Harvest 2021: Low yields but good quality; Rain causes delays
August 30, 2021, 2:20 pm
Hot, bone dry weather through the summer, followed by heavy rains right at harvest time—it wasn’t a great combination for farmers this year who were seeing lower yields as they started to harvest before it was halted by unwanted wet weather in Southeast Saskatchewan and Southwest Manitoba over the last few weeks.
But the story isn’t all bad. Much of the wheat coming in is graded at number one or number two. Commodity prices are high. And the rain was needed to replenish moisture on the land and give some relief to cattle producers.
Andy Klippenstein is the general manager of the Parrish and Heimbecker terminal at Hargrave, Manitoba. He says wheat is averaging at 40 bushels and acres this year, as compared to 70 to 80 bushels in previous years, and there are fears that the yield on the canola crops will be down too.
“They’re not into the canola yet. Everybody is kind of gritting their teeth with canola. A lot of people think it might go 20 where other years they were closer to 50. So canola really got beat up by the heat and lack of moisture. It needs water just to fill those pods,” he says.
“And then other crops, barley, oats, they were all half or a little bit less. The hay farmer, they are all saying it’s half a crop out there.
“Quality has been good. Now the rain is going to have an impact on wheat quality a little bit, but what we see now is fitting into the top two grades, which is what the milling industry requires. There might be a little bit of three red. It depends on how much more rain we get. With the standing wheat—fewer and fewer farmers swath, and when you swath that’s when you have the degradation with sprouting. It doesn’t sprout as readily when it’s standing.
“For the most part over half the wheat has been combined already, so I’m thinking that we’re going to fit most of it into a one or two red and maybe a little bit will drop into a number three, which is still a milling wheat but a lower quality. So the quality is holding.
“The protein of course is through the roof, which is good and bad because other years we have a mix of protein, where there is some low and high protein, and it gives you the ability to blend protein and give farmers the benefit of growing the high protein. This year if it’s all high protein, mills, for their purposes for making flour, they want it as about a 13.5 or 13.6 protein and they won’t pay for a 15 per cent protein. They won’t pay a premium for that. In some cases it’s a detriment because if you’re a baker and you have a recipe and you work with certain ingredients in that recipe, when you all of a sudden take one ingredient that is a lot different, you have to skew your whole process because it impacts your whole process, and protein is a big factor in pan breads and things like that.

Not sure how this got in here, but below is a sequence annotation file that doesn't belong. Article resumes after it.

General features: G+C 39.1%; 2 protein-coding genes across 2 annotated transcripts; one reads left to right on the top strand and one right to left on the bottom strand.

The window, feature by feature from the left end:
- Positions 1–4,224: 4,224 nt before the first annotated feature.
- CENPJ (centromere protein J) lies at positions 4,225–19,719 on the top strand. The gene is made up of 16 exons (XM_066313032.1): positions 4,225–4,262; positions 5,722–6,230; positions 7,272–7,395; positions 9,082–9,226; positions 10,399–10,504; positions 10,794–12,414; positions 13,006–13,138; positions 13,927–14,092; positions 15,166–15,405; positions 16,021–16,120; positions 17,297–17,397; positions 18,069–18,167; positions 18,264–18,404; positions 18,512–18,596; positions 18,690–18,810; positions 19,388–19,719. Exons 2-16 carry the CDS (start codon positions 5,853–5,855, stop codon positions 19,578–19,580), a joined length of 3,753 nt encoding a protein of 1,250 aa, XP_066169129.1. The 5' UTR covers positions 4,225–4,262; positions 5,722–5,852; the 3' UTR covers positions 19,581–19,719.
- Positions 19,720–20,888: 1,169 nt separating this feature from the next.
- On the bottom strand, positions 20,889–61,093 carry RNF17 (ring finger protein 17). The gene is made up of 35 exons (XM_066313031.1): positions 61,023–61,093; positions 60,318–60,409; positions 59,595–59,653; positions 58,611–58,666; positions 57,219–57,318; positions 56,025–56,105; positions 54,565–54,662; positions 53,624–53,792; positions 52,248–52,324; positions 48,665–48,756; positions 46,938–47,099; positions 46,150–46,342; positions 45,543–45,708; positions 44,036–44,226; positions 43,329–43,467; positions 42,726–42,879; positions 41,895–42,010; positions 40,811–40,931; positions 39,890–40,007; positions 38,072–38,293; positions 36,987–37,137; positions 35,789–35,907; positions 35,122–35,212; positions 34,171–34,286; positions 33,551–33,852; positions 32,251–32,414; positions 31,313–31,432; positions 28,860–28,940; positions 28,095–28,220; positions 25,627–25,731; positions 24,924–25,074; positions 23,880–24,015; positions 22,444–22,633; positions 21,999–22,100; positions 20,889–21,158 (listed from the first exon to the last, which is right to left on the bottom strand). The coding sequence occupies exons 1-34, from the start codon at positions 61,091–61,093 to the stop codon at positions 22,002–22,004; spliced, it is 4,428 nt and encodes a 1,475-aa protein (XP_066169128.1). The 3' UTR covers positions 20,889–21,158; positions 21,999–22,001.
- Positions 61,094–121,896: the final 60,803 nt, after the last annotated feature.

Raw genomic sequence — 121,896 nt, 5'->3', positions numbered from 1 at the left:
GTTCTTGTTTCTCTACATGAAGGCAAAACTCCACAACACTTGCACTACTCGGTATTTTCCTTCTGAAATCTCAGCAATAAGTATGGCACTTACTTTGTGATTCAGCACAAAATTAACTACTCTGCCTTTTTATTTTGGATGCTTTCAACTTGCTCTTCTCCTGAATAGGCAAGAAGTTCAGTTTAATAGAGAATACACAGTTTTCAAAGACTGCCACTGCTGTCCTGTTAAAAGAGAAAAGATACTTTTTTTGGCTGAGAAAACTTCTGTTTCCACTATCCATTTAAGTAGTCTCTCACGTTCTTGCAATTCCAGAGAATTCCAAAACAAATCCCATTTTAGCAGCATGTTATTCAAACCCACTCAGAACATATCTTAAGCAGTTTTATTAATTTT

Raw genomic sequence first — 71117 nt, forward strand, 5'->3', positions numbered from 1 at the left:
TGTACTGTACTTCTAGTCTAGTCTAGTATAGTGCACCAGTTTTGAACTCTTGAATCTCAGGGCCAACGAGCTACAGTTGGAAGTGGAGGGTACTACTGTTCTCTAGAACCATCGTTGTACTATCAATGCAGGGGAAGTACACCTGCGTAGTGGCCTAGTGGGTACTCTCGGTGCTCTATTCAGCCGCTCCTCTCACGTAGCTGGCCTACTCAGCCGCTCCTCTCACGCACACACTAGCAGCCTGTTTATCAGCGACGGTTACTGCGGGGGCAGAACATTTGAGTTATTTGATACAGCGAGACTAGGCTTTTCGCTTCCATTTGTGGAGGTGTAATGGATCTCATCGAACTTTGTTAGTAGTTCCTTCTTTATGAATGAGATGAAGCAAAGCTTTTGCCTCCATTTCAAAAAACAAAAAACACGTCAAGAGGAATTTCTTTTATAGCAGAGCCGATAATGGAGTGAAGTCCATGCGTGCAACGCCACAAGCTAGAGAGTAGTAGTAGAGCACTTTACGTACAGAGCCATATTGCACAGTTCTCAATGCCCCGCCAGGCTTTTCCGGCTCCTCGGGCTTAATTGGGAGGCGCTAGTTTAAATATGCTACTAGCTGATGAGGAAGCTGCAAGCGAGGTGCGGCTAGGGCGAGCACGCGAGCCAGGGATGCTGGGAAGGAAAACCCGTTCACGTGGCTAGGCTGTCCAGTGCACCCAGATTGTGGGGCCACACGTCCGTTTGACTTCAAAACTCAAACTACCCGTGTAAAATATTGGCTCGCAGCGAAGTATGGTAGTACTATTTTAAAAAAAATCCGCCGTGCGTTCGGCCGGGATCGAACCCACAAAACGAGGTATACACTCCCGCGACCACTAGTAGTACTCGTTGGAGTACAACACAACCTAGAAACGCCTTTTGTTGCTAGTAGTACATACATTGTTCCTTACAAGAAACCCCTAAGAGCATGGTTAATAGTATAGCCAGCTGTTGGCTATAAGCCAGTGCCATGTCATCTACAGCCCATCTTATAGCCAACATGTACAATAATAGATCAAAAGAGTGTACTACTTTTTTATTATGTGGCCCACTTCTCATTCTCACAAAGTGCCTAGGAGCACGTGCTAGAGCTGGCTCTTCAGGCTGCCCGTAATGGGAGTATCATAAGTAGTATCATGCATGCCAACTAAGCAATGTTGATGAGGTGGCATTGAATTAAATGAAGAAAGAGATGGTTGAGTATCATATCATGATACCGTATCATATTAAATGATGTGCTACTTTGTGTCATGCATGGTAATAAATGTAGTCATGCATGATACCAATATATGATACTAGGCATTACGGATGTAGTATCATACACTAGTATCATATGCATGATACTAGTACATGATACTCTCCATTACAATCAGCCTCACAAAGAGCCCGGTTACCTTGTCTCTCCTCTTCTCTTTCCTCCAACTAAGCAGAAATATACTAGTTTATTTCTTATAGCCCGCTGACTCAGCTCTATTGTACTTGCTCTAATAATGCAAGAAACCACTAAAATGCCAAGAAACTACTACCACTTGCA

“Ideally they would like to have a very consistent vanilla product at 13.5 protein and that way they can stick with the recipe that they’ve got.
“In that respect is a bit of a challenge we have. The protein is ranging from 14.5 right through to 17. And other years we’d see a range of high fourteens but then we’d also see lows of 12.5. So it gives you that ability to bring the 12.5 up to 13.5 and 14.5 down to 13.5 and keep everybody happy.”
Mark McCorriston is a farmer who has land in the Moosomin, Rocanville and Fleming areas. He says the wet weather put his harvest on hold and has downgraded the quality of some of his grain, but he points out it has been helpful for pastures and for replenishing moisture on the land.
“We got started harvest before these rains came a week ago or so,” he says. “We managed to get our barley and our oats and part of our wheat crop off. Now we’re kind of on hold. Our wheat is ready to be harvested in the field but now we just can’t get a big enough window to get finished up the wheat harvest.
“On our farm we left it standing and we straight cut it. We did swath the oats and the barley because it was dry and the long-term forecast looked good, but the wheat we left standing. It’s still standing in the field okay now, the seeds have definitely gotten bleached a lot and it’s for sure a number two quality wheat rather than the number one we were taking off before the rain. It downgraded it. The slide from a one to a two isn’t too bad, but when you go from a two to a three, then it really changes.”
McCorriston says the hot, dry weather earlier in the summer has also meant lower yields for farmers around the area, including himself.